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Crowds cram beaches across U.S., raising physical distancing concerns

The Memorial Day weekend marking the unofficial start of summer in the U.S. meant big crowds at beaches and warnings from authorities Sunday about people disregarding the coronavirus physical-distancing rules and risking a resurgence of the scourge that has killed nearly 100,000 Americans.

Sheriff’s deputies and beach patrols tried to make sure people kept their distance from others as they soaked up the rays on the sand and at parks and other recreation sites around the country.

In the Tampa area along Florida’s Gulf Coast, the crowds were so big that authorities took the extraordinary step of closing parking lots because they were full. Pinellas County Sheriff Bob Gualtieri said about 300 deputies were patrolling the beaches to ensure people didn’t get too close.

On the Sunday talk shows, Dr. Deborah Birx, co-ordinator of the White House coronavirus task force, said she was “very concerned” about scenes of people crowding together over the weekend.

“We really want to be clear all the time that social distancing is absolutely critical. And if you can’t social distance and you’re outside, you must wear a mask,” she said on ABC’s This Week.

In West Virginia, ATV riders jammed the vast, 1,120-kilometres Hatfield-McCoy network of all-terrain vehicle trails on the first weekend it was allowed to reopen since the outbreak took hold. Campgrounds and cabins were opened as well.

In Missouri, people packed bars and restaurants at the Lake of the Ozarks, a vacation hot spot popular with Chicagoans, over the weekend. One video showed a crammed pool where vacationers lounged close together without masks, St. Louis station KMOV-TV reported.

Revelers celebrate Memorial Day weekend at Osage Beach of the Lake of the Ozarks, Mo., on Saturday. (Twitter/Lawler50 via REUTERS)

In Daytona Beach, Fla., gunfire erupted Saturday night along a beachside road where more than 200 people had gathered and were seen partying and dancing despite the restrictions. Several people were wounded and taken to the hospital, authorities said.

At New York’s Orchard Beach in the Bronx, kids played with toys and people sat in folding chairs. Some wore winter coats on a cool and breezy day as temperatures struggled to reach 16 C. Many wore masks and sat apart from others.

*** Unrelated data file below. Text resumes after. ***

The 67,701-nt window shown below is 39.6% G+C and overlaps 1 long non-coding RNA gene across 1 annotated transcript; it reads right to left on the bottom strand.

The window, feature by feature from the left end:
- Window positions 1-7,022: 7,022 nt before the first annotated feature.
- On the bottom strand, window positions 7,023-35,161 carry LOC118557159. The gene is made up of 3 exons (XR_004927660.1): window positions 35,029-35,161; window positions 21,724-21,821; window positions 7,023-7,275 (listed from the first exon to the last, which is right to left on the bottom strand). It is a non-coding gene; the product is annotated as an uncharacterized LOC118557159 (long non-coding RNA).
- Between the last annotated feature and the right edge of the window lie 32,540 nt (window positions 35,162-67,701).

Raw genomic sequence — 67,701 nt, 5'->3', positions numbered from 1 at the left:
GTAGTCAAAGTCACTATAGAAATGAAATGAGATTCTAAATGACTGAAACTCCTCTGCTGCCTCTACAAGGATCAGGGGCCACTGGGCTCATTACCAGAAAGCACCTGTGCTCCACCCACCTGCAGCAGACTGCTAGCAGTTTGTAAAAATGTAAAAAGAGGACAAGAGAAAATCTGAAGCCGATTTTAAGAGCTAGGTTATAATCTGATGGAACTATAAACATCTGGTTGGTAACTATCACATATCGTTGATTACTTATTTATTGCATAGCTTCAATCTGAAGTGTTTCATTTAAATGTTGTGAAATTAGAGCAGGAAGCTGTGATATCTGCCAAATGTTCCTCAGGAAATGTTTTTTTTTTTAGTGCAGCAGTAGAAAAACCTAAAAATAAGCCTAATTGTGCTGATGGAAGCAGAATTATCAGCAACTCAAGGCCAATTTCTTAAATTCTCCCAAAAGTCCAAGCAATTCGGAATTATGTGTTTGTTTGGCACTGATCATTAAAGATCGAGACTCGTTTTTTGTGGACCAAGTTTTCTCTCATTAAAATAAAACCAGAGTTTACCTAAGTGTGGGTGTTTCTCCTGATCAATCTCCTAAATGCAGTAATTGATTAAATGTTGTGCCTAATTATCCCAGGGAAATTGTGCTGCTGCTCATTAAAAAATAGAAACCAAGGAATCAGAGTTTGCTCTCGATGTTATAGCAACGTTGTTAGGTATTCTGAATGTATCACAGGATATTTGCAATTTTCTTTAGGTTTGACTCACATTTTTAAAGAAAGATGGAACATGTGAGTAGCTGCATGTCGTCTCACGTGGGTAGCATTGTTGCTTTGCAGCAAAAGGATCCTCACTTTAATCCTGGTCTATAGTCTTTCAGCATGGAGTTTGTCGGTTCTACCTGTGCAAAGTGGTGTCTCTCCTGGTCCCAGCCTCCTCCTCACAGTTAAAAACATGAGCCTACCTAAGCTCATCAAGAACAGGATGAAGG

Death toll nears 100,000

The U.S. is on track to surpass 100,000 coronavirus deaths in the next few days, while Europe has seen over 169,000 dead, according to a tally by Johns Hopkins University that almost certainly understates the toll.

The New York Times marked the horror by devoting Sunday’s entire front page to a long list of names of those who have died in the United States. The headline: “An Incalculable Loss.”

The cover of The New York Times is seen for sale in New York City on Sunday. (Andrew Kelly/Reuters)

Meanwhile, President Donald Trump went golfing for the second day in a row at his private club in Virginia. Trump had not played for weeks before this weekend.

Trump said on the syndicated Sunday program Full Measure With Sharyl Attkisson that he is feeling fine after taking a two-week course of the unproven drug hydroxychloroquine and a zinc supplement to protect him against the virus, declaring, “To the best of my knowledge, here I am.”

U.S. President Donald Trump waves from a vehicle as he departs the Trump National Golf Club in Sterling, Va., on Sunday. (Joshua Roberts/Reuters)

The president has spent weeks pushing the drug against the advice of many of his administration’s top medical professionals. Hydroxychloroquine can have deadly side effects.

The issue of wearing masks in public and staying several feet apart has become fraught politically, with some Americans taking to the streets to protest such rules as a violation of their rights.

People wear face masks onboard a plane at George Bush Intercontinental Airport in Houston on Sunday. (David J. Phillip/The Associated Press)

Repubican Gov. Mike DeWine of Ohio, who has been targeted by such demonstrations, insisted the precautions should not be a partisan issue.

“This is not about politics. This is not about whether you are liberal or conservative, left or right, Republican or Democrat,” DeWine said on NBC’s Meet the Press. “Its been very clear what the studies have shown, you wear the mask not to protect yourself so much as to protect others.”

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